The temperature of the output gas from the second stage source is controlled by the location within the second stage gas source at which the output from the first stage gas source is introduced. Thus, depending upon the location at which the gas is introduced in the second stage gas source the inflator of the invention may produce (1) an output gas having a substantially constant temperature throughout the time period during which the inflator functions, i.e., during the output of the gas, (2) an output gas having an initially high temperature that decreases during the output of the gas, or (3) an output gas having an initially low temperature that increases during the output of the gas.

An inflator in accordance with the present invention is shown in FIG. 1. Inflator 100 comprises a first stage gas source 101 for producing relatively hot gas and a second stage gas source 102 for producing a relatively cool gas. A variety of gas generators known in the art are capable of producing a sufficient quantity of gas at a sufficiently high temperature to vaporize the liquified gas in the second stage gas source 102, and they may be incorporated in first stage gas source 101. These include pyrotechnic gas generators, compressed gas sources, and hybrid detectors, which comprise a combination of a pyrotechnic material and a compressed gas source.

Pure pyrotechnic gas generators for use in the present invention are also commonly used as inflators in automotive air bag passive restraint systems, which are well known in the art. Pyrotechnic gas generators typically comprise a housing containing a pyrotechnic material capable of generating a volume of hot gas upon the combustion of the pyrotechnic material, an initiator or ignitor to initiate combustion of the pyrotechnic material, and, typically, a seal that opens at a predetermined pressure to release the generated hot gas, such as a rupturable diaphragm or pop-off valve. Upon receiving an appropriate signal, the initiator causes the pyrotechnic material to burn, generating hot gas, and increasing the pressure within the housing. The seal opens, releasing the hot gas when the pressure within the housing achieves the predetermined pressure.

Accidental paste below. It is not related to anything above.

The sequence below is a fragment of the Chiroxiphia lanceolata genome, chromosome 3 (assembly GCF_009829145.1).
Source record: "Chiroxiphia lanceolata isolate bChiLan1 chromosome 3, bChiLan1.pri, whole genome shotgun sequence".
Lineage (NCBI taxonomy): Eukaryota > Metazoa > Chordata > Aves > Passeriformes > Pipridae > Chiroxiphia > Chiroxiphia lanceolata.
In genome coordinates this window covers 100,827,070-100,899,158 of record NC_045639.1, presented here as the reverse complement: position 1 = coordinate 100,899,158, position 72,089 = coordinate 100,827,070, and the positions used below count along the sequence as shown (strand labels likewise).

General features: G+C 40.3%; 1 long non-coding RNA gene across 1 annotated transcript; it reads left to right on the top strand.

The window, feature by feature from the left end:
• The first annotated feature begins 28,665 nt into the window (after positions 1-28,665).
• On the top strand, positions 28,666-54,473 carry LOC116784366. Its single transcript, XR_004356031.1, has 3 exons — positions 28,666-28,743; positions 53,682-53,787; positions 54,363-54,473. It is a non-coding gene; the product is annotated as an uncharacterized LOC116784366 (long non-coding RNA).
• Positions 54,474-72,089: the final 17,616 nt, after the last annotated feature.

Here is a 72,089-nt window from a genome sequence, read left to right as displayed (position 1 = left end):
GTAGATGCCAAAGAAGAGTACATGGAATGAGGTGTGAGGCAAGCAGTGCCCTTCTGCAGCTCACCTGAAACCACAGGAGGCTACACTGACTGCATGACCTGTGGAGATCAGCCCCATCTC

Typical pure compressed gas sources, such as may be used with first stage gas source 101, contain a quantity of compressed gas that upon release from the source expands to produce a desired volume of gas. As the rapid increase in pressure that opens the seal with a pyrotechnic gas source does not occur with a pure compressed gas source during normal operation, a rupturable diaphragm, i.e., a diaphragm made from metal, plastic, or other appropriate material that breaks open when the pressure differential across the diaphragm exceeds a predetermined amount, or a pop-off valve, i.e., a valve that opens automatically when the difference in pressure across the valve exceeds a predetermined amount, is not appropriate for releasing the gas from the compressed gas source. Instead, other means for releasing the compressed gas, such as a rapidly opening valve, a seal held with an explosive bolt, or other similar mechanical, chemical, or electronic device, is required to release the gas from first stage gas source 101.

The preferred first stage gas source 101, however, is a hybrid inflator as disclosed in copending, co-assigned application Ser. No. 08/587,773, filed Dec. 22, 1995, for an "INFLATABLE PASSENGER RESTRAINT AND INFLATOR THEREFORE", the contents of which are incorporated herein in their entirety by reference. A preferred hybrid inflator comprises a housing 1 defining a first interior volume 6, which volume 6 contains a highly pressurized chemically inert gas, such as nitrogen or argon, a pyrotechnic material 3p, and an initiator 5, e.g., a pyrotechnic squib, to initiate the combustion of the pyrotechnic material 3p. Other useful initiators for initiating the pyrotechnic materials useful in the invention are well known in the art. The preferred pyrotechnic material comprises ammonium nitrate as an oxidizer, an energizer, e.g., RDX, HMX, CL-20, TEX, NQ, NTO, TAGN, PETN, TATB, TNAZ, or mixtures thereof, and a solvent processable binder. The pressurized gas may be introduced into the housing through a fill port 9. A first stage seal 8 situated within a first stage outlet aperture 7 maintains the pressure of the pressurized gas within the interior volume 6, but opens when the gas attains a predetermined higher pressure upon combustion of a pyrotechnic material 3p. The first stage seal 8 may be a rupturable diaphragm, a pop-off valve.